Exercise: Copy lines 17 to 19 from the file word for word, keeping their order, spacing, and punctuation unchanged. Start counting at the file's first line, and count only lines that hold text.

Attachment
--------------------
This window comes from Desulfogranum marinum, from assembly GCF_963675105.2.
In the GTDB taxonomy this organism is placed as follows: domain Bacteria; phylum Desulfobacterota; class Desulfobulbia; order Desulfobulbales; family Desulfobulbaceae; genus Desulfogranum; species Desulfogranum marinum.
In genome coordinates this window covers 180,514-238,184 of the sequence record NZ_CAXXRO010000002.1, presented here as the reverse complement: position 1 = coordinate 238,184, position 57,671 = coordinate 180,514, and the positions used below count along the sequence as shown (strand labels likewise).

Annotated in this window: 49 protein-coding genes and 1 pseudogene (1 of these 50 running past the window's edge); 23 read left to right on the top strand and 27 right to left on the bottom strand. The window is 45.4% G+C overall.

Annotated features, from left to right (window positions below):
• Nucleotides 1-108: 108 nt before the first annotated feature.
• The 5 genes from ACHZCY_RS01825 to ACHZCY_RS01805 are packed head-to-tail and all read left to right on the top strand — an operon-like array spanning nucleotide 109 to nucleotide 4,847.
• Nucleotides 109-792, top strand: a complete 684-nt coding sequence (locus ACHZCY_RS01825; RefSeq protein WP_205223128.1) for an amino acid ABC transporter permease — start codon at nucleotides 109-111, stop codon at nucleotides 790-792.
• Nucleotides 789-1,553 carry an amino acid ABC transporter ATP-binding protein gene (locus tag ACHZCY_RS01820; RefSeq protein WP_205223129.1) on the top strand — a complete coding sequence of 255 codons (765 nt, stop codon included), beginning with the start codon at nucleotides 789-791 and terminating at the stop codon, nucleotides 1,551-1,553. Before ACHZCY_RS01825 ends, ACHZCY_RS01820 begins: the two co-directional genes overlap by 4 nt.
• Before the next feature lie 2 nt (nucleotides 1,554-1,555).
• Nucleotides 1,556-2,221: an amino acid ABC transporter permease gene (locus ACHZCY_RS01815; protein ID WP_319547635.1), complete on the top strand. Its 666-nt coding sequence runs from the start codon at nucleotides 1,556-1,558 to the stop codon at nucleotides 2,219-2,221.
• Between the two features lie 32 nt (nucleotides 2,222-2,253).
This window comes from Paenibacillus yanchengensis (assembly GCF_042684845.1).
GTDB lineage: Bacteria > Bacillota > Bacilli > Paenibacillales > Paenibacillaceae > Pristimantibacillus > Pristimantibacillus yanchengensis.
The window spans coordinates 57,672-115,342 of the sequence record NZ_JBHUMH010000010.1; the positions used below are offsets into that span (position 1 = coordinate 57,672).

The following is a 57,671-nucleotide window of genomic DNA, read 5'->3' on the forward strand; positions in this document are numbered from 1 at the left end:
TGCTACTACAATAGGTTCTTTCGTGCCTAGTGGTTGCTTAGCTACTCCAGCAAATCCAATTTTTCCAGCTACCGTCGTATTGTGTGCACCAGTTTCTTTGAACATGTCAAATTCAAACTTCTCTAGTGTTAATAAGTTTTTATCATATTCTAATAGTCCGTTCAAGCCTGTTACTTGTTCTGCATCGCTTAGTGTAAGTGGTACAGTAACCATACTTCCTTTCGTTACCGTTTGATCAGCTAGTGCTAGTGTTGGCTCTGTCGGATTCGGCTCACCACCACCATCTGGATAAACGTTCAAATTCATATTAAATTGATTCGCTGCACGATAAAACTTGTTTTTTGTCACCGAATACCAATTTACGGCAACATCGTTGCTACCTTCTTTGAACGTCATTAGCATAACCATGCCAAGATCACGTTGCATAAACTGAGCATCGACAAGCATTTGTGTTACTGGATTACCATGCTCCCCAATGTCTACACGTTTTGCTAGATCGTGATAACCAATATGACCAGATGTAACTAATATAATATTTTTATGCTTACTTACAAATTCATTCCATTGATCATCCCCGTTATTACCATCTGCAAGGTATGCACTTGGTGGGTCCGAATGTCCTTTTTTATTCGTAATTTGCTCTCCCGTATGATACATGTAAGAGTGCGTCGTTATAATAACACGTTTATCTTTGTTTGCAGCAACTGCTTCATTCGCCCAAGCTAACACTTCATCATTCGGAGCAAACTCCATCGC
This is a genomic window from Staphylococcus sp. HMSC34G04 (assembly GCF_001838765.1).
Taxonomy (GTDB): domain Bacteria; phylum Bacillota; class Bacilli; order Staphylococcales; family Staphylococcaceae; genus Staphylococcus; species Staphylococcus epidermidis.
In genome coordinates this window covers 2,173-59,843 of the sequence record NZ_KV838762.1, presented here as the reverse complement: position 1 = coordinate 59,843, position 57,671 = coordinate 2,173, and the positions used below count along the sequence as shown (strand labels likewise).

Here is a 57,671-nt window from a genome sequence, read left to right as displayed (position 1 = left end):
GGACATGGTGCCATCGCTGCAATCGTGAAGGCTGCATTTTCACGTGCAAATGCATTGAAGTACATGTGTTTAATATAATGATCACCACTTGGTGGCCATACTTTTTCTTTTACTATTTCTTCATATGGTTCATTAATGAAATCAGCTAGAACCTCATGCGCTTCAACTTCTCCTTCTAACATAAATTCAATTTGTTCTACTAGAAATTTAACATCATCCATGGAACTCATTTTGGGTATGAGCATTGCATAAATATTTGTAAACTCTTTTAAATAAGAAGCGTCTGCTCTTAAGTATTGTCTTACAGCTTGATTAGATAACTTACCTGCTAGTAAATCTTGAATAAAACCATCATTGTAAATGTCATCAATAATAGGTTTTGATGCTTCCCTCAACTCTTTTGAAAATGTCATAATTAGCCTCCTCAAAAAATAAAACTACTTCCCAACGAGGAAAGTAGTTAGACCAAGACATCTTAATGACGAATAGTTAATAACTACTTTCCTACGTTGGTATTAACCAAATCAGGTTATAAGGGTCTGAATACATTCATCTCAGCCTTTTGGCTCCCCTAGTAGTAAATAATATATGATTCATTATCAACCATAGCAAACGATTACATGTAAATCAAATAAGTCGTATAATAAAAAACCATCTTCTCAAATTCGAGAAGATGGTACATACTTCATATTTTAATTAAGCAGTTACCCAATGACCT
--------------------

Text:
TGCTACTACAATAGGTTCTTTCGTGCCTAGTGGTTGCTTAGCTACTCCAGCAAATCCAATTTTTCCAGCTACCGTCGTATTGTGTGCACCAGTTTCTTTGAACATGTCAAATTCAAACTTCTCTAGTGTTAATAAGTTTTTATCATATTCTAATAGTCCGTTCAAGCCTGTTACTTGTTCTGCATCGCTTAGTGTAAGTGGTACAGTAACCATACTTCCTTTCGTTACCGTTTGATCAGCTAGTGCTAGTGTTGGCTCTGTCGGATTCGGCTCACCACCACCATCTGGATAAACGTTCAAATTCATATTAAATTGATTCGCTGCACGATAAAACTTGTTTTTTGTCACCGAATACCAATTTACGGCAACATCGTTGCTACCTTCTTTGAACGTCATTAGCATAACCATGCCAAGATCACGTTGCATAAACTGAGCATCGACAAGCATTTGTGTTACTGGATTACCATGCTCCCCAATGTCTACACGTTTTGCTAGATCGTGATAACCAATATGACCAGATGTAACTAATATAATATTTTTATGCTTACTTACAAATTCATTCCATTGATCATCCCCGTTATTACCATCTGCAAGGTATGCACTTGGTGGGTCCGAATGTCCTTTTTTATTCGTAATTTGCTCTCCCGTATGATACATGTAAGAGTGCGTCGTTATAATAACACGTTTATCTTTGTTTGCAGCAACTGCTTCATTCGCCCAAGCTAACACTTCATCATTCGGAGCAAACTCCATCGC
This is a genomic window from Staphylococcus sp. HMSC34G04 (assembly GCF_001838765.1).
Taxonomy (GTDB): domain Bacteria; phylum Bacillota; class Bacilli; order Staphylococcales; family Staphylococcaceae; genus Staphylococcus; species Staphylococcus epidermidis.